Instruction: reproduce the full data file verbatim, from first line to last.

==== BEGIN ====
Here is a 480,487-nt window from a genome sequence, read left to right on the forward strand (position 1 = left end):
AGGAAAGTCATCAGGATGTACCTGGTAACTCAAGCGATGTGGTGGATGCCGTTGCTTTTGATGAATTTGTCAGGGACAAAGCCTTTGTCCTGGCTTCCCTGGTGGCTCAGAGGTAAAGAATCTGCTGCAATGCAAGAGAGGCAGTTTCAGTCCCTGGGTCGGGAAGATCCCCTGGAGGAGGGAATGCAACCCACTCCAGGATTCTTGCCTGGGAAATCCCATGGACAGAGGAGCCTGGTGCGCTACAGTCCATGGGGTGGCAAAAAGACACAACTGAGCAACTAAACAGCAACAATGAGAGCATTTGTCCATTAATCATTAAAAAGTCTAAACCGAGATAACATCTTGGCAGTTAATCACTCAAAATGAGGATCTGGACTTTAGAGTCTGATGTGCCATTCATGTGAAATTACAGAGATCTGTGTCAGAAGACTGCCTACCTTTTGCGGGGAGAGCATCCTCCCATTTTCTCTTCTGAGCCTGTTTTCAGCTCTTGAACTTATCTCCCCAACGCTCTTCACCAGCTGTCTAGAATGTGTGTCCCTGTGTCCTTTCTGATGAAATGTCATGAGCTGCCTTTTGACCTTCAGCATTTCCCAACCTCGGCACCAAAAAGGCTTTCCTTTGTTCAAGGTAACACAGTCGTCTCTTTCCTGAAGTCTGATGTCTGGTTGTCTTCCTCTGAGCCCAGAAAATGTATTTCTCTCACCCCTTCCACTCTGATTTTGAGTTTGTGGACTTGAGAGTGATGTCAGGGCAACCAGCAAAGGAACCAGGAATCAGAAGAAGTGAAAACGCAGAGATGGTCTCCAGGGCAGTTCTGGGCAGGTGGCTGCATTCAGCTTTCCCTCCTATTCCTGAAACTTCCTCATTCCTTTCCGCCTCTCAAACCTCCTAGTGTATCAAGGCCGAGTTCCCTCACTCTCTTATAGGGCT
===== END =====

Here is a 480,487-nt window from a genome sequence, read left to right on the forward strand (position 1 = left end):
AGGAAAGTCATCAGGATGTACCTGGTAACTCAAGCGATGTGGTGGATGCCGTTGCTTTTGATGAATTTGTCAGGGACAAAGCCTTTGTCCTGGCTTCCCTGGTGGCTCAGAGGTAAAGAATCTGCTGCAATGCAAGAGAGGCAGTTTCAGTCCCTGGGTCGGGAAGATCCCCTGGAGGAGGGAATGCAACCCACTCCAGGATTCTTGCCTGGGAAATCCCATGGACAGAGGAGCCTGGTGCGCTACAGTCCATGGGGTGGCAAAAAGACACAACTGAGCAACTAAACAGCAACAATGAGAGCATTTGTCCATTAATCATTAAAAAGTCTAAACCGAGATAACATCTTGGCAGTTAATCACTCAAAATGAGGATCTGGACTTTAGAGTCTGATGTGCCATTCATGTGAAATTACAGAGATCTGTGTCAGAAGACTGCCTACCTTTTGCGGGGAGAGCATCCTCCCATTTTCTCTTCTGAGCCTGTTTTCAGCTCTTGAACTTATCTCCCCAACGCTCTTCACCAGCTGTCTAGAATGTGTGTCCCTGTGTCCTTTCTGATGAAATGTCATGAGCTGCCTTTTGACCTTCAGCATTTCCCAACCTCGGCACCAAAAAGGCTTTCCTTTGTTCAAGGTAACACAGTCGTCTCTTTCCTGAAGTCTGATGTCTGGTTGTCTTCCTCTGAGCCCAGAAAATGTATTTCTCTCACCCCTTCCACTCTGATTTTGAGTTTGTGGACTTGAGAGTGATGTCAGGGCAACCAGCAAAGGAACCAGGAATCAGAAGAAGTGAAAACGCAGAGATGGTCTCCAGGGCAGTTCTGGGCAGGTGGCTGCATTCAGCTTTCCCTCCTATTCCTGAAACTTCCTCATTCCTTTCCGCCTCTCAAACCTCCTAGTGTATCAAGGCCGAGTTCCCTCACTCTCTTATAGGGCT